Casino Giant Doesn't Need My Advice. Naturally, I Want to Give It to Him

Friday, March 22, 2013

Memo to Steve Wynn, Chairman/CEO, Wynn Resorts:
Go to web site of American Public Transportation Association (APTA):
Click on “Resource Library.”  Move to “Policy Development and Research.”  Open report titled “The New Real Estate Mantra: Location Near Public Transportation.”
Print complete report on high-end printer, hand to flunkies.  Order enough copies for mailing to every household in East Boston, Revere, and Winthrop, Massachusetts.
Ask secretary to come to your office.  Dictate the following for inclusion in mailing:
Dear Resident,
Kindly read this report from the American Public Transportation Association at your convenience.  I believe it has bearing on (a) the value of your home, and (b) a question that may soon be put to a vote in your community: Should a casino be allowed at Suffolk Downs?
The report shows that housing located near public transportation with high-frequency service was much more likely to increase in value during the Great Recession than similar properties away from transit links.  This was especially true around Boston. 
Here’s an explanatory quote from a recent APTA press release:
“While residential property values declined substantially between 2006 to 2011, properties close to public transit showed significantly stronger resiliency.  The following are a few examples from the study: In Boston, residential property in the rapid transit area outperformed other properties in the region by an incredible 129 percent.  In the Chicago public transit area, home values performed 30 percent better than the region; in San Francisco, 37 percent; Minneapolis-St. Paul, 48 percent; and in Phoenix, 37 percent.”
I’m against a casino at Suffolk Downs because I have a competing plan to build a casino in Everett.  Suffolk Downs’s loss would be my gain.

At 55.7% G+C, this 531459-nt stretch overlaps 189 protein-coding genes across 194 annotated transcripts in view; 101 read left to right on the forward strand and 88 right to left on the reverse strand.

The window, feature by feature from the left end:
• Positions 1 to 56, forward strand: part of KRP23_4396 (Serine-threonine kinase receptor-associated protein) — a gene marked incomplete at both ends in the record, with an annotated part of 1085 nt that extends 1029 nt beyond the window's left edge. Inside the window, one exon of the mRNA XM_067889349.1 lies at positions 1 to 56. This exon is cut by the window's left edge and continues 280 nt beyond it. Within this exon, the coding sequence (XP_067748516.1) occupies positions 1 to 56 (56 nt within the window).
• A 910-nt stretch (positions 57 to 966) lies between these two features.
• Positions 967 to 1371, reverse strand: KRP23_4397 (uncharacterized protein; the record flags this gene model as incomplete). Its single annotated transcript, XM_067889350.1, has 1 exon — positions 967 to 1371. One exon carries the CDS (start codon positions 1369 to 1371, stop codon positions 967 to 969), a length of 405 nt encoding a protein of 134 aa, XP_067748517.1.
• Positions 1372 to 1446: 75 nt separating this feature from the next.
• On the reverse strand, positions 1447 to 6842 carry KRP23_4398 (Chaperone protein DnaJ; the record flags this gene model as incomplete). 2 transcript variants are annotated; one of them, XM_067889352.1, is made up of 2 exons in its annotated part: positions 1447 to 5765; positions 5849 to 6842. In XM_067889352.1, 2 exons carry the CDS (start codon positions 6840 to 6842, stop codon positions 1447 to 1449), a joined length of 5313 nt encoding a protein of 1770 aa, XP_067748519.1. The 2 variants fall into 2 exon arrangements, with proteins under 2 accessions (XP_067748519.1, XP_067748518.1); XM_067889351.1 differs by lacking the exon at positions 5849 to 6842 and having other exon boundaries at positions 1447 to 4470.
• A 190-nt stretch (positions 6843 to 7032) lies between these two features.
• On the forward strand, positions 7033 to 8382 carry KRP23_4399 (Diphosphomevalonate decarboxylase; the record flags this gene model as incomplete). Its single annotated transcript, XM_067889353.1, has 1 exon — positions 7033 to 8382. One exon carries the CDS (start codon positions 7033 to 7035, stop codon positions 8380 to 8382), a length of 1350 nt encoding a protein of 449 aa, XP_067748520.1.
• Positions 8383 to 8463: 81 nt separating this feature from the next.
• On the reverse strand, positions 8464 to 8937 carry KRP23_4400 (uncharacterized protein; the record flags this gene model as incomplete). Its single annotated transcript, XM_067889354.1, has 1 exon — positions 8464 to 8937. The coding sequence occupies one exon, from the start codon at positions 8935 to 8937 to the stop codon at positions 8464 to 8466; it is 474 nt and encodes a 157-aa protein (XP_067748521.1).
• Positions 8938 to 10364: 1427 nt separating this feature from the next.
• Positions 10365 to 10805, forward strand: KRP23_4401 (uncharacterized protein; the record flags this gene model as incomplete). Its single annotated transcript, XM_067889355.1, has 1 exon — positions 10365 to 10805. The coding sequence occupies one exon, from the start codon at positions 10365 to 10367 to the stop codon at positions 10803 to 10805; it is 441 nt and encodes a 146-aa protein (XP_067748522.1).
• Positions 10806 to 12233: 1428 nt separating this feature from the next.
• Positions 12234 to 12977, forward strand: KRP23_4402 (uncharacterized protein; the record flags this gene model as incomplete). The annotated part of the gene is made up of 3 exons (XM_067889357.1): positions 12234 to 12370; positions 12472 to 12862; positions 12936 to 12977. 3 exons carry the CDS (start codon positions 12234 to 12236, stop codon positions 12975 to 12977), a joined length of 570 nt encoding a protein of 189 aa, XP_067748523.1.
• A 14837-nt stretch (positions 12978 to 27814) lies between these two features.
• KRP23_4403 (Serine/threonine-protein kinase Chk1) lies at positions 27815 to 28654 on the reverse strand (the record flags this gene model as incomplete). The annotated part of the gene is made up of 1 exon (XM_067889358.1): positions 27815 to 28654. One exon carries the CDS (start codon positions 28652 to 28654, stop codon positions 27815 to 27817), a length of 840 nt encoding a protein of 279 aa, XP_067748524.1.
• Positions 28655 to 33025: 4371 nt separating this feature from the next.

My selfish interests should not prevent you, however, from carefully considering what a casino would actually do for your community and the future value of your home.  My bias should not prevent you from asking if, in the long run, a residential redevelopment of Suffolk Downs, with its superb access to not one but two stations on the MBTA's Blue Line, would not be a better option. 
If a transit-oriented residential development were built at Suffolk Downs, instead of a casino,  it would obviously be very valuable.  And it would certainly strengthen the residential character of your community while enhancing the individual value of your home.
A casino at Suffolk Downs would be a nine-iron shot from some pretty good neighborhoods.  My casino in Everett, by contrast, would adjoin a catch basin sludge treatment facility, a state highway, a power plant, railroad tracks, and some old industrial and commercial properties.
Should you accept it when someone says a casino at Suffolk Downs is the best way now to help Revere, Winthrop and East Boston?  I say no, housing could be an equal or better way to go. 
Please read “The New Real Estate Mantra: Location Near Public Transportation.”  Thank you.
Mail report and cover letter in oversized white envelope. 
Print in red on outside of envelope:  Public Service Message from Wynn Resorts, Ltd.
Sit back. Smile.
Wait for Boston newspapers and TV stations to call.

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